A COVLMC puts restriction on the conditional probabilities of \(X_n\) given the past of both sequences. To simplify the presentation, we denote \(X^k_m\) the sequence of random variables \[ X_k^m=(X_k, X_{k-1}, \ldots, X_m), \] and we use similar notations for the values taken by the variables \(x^k_m\), as well as for \(Y^k_m\) and \(y^k_m\). The notation accommodates both temporal order if \(k<m\) and reverse temporal if \(k>m\).

A pair of sequences \(\mathbf{X}\) and \(\mathbf{Y}\) is a COVLMC if there is a maximal order \(l_{\max}\) and a function \(l\) from \(S^{l_{\max}}\) to \(\{0,\ldots,l_{\max}\}\) such that for all \(n>l_{\max}\) \[ \begin{multline} \mathbb{P}(X_n=x_n\mid X^{n-1}_1=x^{n-1}_1, Y^{n-1}_1=y^{n-1}_1)=\\ \mathbb{P}\left(X_n=x_n\mid X^{n-1}_{n-l\left(x^{n-1}_{n-l_{\max}}\right)}=x^{n-1}_{n-l\left(x^{n-1}_{n-l_{\max}}\right)}, Y^{n-1}_{n-l\left(x^{n-1}_{n-l_{\max}}\right)}=y^{n-1}_{n-l\left(x^{n-1}_{n-l_{\max}}\right)}\right). \end{multline} \] As in VLMC, the \(\mathbf{X}\) process has a finite and variable memory, but this memory applies to both \(\mathbf{X}\) and \(\mathbf{Y}\). Notice that the memory order depends only on \(\mathbf{X}\) and that no assumptions are made on the temporal behaviour of \(\mathbf{Y}\). Thus a COVLMC on \(\mathbf{X}\) and \(\mathbf{Y}\) is not a VLMC on the pair \((\mathbf{X}, \mathbf{Y})\) (which can make sense if \(\mathbf{Y}\) is discrete).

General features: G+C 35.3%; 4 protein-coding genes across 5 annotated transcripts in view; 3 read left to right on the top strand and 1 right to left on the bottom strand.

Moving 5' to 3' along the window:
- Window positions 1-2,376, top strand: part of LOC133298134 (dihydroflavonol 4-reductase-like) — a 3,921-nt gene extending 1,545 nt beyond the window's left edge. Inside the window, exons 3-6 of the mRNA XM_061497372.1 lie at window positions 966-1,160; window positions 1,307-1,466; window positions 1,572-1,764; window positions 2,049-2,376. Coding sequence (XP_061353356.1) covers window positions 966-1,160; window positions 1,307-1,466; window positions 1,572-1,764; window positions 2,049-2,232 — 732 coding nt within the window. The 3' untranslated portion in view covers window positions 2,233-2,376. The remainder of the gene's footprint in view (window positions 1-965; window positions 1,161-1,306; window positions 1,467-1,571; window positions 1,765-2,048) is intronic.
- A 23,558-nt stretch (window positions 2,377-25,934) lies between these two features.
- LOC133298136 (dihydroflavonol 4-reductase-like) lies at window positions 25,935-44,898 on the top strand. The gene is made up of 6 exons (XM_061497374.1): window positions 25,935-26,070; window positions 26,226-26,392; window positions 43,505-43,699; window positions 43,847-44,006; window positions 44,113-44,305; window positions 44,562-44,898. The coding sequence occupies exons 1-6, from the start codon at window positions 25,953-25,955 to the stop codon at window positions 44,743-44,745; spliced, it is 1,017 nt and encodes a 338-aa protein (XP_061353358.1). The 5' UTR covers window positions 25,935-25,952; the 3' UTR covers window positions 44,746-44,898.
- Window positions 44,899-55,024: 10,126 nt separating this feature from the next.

As for VLMC, the memory length function generates a context function \(c\) which keeps in the past the part needed to obtain the conditional distribution: \(c\) is a function from \(S^{l_{\max}}\) to \(\bigcup_{k=0}^{l_{\max}}S^k\) given by \[ c(x^{n-1}_{n-l_{\max}})=x^{n-1}_{n-l\left(x^{n-1}_{n-l_{\max}}\right)} \] The image by \(c\) of \(S^{l_{\max}}\) is the set of contexts of the COVLMC which is entirely specified by \(l\) and one conditional distribution by unique context.

As the notations are somewhat opaque at first, we can illustrate the definition with a simple example. We consider a binary sequence (values in \(S=\{0, 1\}\)) and a single numerical covariate \(Y_t\in\mathbb{R}\). As in the theoretical example in vignette("variable-length-markov-chains") we assume that \(l_{\max}=3\) and that \(l\) is given by \[ \begin{align*} l(a, b, 0)&=1&\forall a, \forall b,\\ l(c, 1, 1)&=2&\forall c,\\ l(0, 0, 1)&=3,&\\ l(1, 0, 1)&=3.&\\ \end{align*} \] In practice the COVLMC is therefore fully described by specifying the following probabilities: \[ \begin{align*} \mathbb{P}(X_t=1\mid& X_{t-1}=0, Y_{t-1}=y_{t-1})\\ \mathbb{P}(X_t=1\mid& X_{t-1}=1, X_{t-2}=1, Y_{t-1}=y_{t-1}, Y_{t-2}=y_{t-2})\\ \mathbb{P}(X_t=1\mid& X_{t-1}=1, X_{t-2}=0, X_{t-3}=0, Y_{t-1}=y_{t-1}, Y_{t-2}=y_{t-2}, Y_{t-3}=y_{t-3})\\ \mathbb{P}(X_t=1\mid& X_{t-1}=1, X_{t-2}=0, X_{t-3}=1, Y_{t-1}=y_{t-1}, Y_{t-2}=y_{t-2}, Y_{t-3}=y_{t-3}) \end{align*} \]